Restoration, a Virginia corporation, is and has been for many years a wholly owned subsidiary of Colonial. It operates three hotels, including the Williamsburg Inn, a theater and other business properties at Williamsburg. All management functions, other than the activity of its retired President employed by it as a consultant as noted above, take place in Virginia. Restoration avails itself of the services of the independent hotel reservation agency mentioned supra. Reservation requests received by that agency are forwarded to Restoration in Virginia for confirmation. The activities of its consultant, Mr. Chorley, in New York do not appear to be any greater than his activities in connection with Colonial. Restoration, however, pays no part of his office expenses and does not otherwise avail itself of the Rockefeller Center office.
Have Defendants Waived Question of Jurisdiction?
In determining whether the defendants are subject to the jurisdiction of this Court plaintiffs' contention, that defendants have waived the right to object to adequacy of service or jurisdiction over the person by joining their motions on that ground with one seeking to transfer the action in the event they are found subject to the Court's jurisdiction, must be rejected. Fed.R.Civ.P. 81(c) provides that the Federal Rules of Civil Procedure are applicable to removed actions after removal. Fed.R.Civ.P. 12(b) clearly provides that "No defense or objection is waived by being joined with one or more other defenses or objections in a responsive pleading or motion."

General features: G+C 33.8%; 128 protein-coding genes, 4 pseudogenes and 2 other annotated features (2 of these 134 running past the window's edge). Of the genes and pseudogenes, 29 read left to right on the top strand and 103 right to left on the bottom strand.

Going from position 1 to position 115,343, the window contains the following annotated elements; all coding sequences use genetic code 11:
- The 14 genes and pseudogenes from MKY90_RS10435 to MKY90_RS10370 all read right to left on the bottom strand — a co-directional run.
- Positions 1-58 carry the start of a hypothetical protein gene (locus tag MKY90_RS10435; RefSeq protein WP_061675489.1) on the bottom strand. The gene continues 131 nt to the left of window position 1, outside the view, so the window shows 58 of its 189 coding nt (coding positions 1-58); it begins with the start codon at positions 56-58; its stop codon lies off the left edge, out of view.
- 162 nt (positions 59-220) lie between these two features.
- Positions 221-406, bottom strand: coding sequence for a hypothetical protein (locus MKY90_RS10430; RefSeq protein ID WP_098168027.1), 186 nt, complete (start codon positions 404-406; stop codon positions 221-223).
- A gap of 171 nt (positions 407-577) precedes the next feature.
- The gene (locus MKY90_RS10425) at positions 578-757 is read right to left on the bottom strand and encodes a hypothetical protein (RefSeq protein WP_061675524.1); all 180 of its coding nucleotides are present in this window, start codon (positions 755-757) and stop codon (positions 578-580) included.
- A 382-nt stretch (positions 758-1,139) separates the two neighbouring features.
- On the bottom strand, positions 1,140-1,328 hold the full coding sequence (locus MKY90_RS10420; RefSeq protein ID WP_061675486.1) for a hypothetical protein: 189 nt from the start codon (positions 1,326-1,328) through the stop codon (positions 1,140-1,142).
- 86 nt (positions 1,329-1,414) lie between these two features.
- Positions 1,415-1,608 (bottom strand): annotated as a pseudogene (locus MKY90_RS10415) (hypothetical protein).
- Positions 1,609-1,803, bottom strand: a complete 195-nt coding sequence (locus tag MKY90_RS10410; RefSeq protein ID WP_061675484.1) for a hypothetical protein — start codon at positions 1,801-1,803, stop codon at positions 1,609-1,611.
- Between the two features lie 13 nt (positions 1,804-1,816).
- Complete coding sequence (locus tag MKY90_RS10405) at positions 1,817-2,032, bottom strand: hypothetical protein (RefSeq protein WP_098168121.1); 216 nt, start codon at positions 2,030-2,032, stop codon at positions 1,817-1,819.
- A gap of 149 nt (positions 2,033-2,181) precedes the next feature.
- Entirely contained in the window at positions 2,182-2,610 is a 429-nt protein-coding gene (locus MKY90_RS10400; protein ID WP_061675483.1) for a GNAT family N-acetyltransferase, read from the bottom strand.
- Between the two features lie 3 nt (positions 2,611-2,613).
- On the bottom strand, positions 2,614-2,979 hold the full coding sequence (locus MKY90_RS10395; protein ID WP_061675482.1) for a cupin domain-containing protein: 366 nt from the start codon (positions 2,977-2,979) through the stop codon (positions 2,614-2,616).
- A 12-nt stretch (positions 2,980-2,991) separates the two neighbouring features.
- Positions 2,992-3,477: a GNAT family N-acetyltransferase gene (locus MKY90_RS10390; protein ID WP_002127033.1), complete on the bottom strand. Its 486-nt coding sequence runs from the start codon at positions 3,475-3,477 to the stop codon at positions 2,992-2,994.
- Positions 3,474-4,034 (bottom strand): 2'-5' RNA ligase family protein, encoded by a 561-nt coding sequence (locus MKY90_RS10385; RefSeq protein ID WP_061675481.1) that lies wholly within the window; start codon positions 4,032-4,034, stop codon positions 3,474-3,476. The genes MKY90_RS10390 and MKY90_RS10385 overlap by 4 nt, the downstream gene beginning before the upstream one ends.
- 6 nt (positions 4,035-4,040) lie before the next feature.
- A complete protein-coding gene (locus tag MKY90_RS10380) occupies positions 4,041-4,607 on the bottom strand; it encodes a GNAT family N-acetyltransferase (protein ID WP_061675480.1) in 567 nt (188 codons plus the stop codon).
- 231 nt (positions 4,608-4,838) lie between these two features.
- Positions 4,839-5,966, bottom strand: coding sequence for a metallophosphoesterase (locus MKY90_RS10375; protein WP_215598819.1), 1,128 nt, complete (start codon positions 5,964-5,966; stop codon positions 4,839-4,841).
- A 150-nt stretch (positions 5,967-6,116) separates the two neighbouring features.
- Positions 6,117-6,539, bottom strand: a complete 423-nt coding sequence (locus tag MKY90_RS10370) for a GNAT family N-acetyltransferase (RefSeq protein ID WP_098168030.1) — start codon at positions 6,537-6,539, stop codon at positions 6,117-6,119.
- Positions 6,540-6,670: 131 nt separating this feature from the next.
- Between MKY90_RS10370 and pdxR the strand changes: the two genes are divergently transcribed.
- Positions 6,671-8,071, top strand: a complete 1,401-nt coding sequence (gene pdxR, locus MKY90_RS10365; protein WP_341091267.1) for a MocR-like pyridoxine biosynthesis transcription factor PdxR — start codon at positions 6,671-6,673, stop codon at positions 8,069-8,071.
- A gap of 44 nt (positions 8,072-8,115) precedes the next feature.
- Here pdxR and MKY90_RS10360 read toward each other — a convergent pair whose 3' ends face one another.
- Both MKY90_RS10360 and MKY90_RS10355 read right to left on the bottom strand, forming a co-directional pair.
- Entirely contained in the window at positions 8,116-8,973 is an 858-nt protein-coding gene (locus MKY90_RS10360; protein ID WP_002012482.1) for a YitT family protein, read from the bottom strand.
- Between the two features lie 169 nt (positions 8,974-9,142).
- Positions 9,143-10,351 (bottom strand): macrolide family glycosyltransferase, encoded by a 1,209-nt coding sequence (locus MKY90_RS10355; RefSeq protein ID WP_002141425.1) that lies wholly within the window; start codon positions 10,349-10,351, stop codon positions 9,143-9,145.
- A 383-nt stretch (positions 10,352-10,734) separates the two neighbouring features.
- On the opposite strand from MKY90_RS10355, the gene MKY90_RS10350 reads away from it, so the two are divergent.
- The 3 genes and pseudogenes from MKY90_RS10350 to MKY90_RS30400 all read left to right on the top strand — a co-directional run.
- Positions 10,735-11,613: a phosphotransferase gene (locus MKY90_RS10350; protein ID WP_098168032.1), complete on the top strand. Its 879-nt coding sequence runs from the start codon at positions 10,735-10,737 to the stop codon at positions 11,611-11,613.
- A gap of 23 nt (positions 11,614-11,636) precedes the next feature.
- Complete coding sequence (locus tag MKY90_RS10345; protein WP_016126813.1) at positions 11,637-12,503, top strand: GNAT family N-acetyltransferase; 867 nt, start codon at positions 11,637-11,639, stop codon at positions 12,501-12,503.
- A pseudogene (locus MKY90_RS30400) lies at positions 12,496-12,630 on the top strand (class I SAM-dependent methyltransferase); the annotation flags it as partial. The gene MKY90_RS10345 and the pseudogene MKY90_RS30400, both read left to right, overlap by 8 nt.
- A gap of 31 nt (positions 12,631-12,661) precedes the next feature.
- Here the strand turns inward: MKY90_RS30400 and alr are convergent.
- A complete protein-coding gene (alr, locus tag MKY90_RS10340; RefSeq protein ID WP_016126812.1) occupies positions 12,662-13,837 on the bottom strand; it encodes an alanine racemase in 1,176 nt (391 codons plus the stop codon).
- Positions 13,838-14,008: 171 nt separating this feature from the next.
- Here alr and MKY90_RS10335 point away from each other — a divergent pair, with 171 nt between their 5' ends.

*637 Plaintiffs' contention appears to be that the only way the defendants might have objected to the defective service and the alleged lack of personal jurisdiction would have been to make a special appearance pursuant to Section 237-a of the N.Y.C.P.A. in the Supreme Court, Queens County. In point of fact all that the defendants did in this action in the Supreme Court, Queens County, was to properly file a copy of the removal petition with the clerk of that court. Fed.R. Civ.P. 12(b) provides that motions objecting to jurisdiction over the person, the sufficiency of venue and adequacy of service are properly raised by motion made before pleading. All of defendants' motions are therefore timely and entirely proper.